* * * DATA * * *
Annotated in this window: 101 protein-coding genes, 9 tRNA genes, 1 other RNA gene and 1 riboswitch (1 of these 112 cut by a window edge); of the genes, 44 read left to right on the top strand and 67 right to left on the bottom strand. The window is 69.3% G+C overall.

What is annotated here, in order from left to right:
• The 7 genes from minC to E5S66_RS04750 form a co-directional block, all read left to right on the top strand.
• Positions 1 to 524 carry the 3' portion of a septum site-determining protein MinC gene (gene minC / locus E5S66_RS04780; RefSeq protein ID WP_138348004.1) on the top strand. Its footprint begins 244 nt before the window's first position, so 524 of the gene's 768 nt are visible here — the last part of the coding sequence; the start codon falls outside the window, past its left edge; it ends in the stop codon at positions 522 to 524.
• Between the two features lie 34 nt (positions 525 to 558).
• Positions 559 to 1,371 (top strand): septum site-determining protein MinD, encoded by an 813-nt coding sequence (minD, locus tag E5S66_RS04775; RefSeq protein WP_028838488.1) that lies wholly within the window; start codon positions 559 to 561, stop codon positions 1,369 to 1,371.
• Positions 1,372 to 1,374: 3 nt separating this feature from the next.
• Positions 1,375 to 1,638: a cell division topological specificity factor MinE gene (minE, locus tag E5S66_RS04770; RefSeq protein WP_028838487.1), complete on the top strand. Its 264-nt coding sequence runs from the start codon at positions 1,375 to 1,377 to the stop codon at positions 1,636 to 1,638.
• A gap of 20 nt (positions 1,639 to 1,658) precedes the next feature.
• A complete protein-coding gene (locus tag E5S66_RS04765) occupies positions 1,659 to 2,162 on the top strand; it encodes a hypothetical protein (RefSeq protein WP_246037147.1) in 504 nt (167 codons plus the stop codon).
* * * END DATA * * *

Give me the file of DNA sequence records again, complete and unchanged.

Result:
Annotated in this window: 101 protein-coding genes, 9 tRNA genes, 1 other RNA gene and 1 riboswitch (1 of these 112 cut by a window edge); of the genes, 44 read left to right on the top strand and 67 right to left on the bottom strand. The window is 69.3% G+C overall.

What is annotated here, in order from left to right:
• The 7 genes from minC to E5S66_RS04750 form a co-directional block, all read left to right on the top strand.
• Positions 1 to 524 carry the 3' portion of a septum site-determining protein MinC gene (gene minC / locus E5S66_RS04780; RefSeq protein ID WP_138348004.1) on the top strand. Its footprint begins 244 nt before the window's first position, so 524 of the gene's 768 nt are visible here — the last part of the coding sequence; the start codon falls outside the window, past its left edge; it ends in the stop codon at positions 522 to 524.
• Between the two features lie 34 nt (positions 525 to 558).
• Positions 559 to 1,371 (top strand): septum site-determining protein MinD, encoded by an 813-nt coding sequence (minD, locus tag E5S66_RS04775; RefSeq protein WP_028838488.1) that lies wholly within the window; start codon positions 559 to 561, stop codon positions 1,369 to 1,371.
• Positions 1,372 to 1,374: 3 nt separating this feature from the next.
• Positions 1,375 to 1,638: a cell division topological specificity factor MinE gene (minE, locus tag E5S66_RS04770; RefSeq protein WP_028838487.1), complete on the top strand. Its 264-nt coding sequence runs from the start codon at positions 1,375 to 1,377 to the stop codon at positions 1,636 to 1,638.
• A gap of 20 nt (positions 1,639 to 1,658) precedes the next feature.
• A complete protein-coding gene (locus tag E5S66_RS04765) occupies positions 1,659 to 2,162 on the top strand; it encodes a hypothetical protein (RefSeq protein WP_246037147.1) in 504 nt (167 codons plus the stop codon).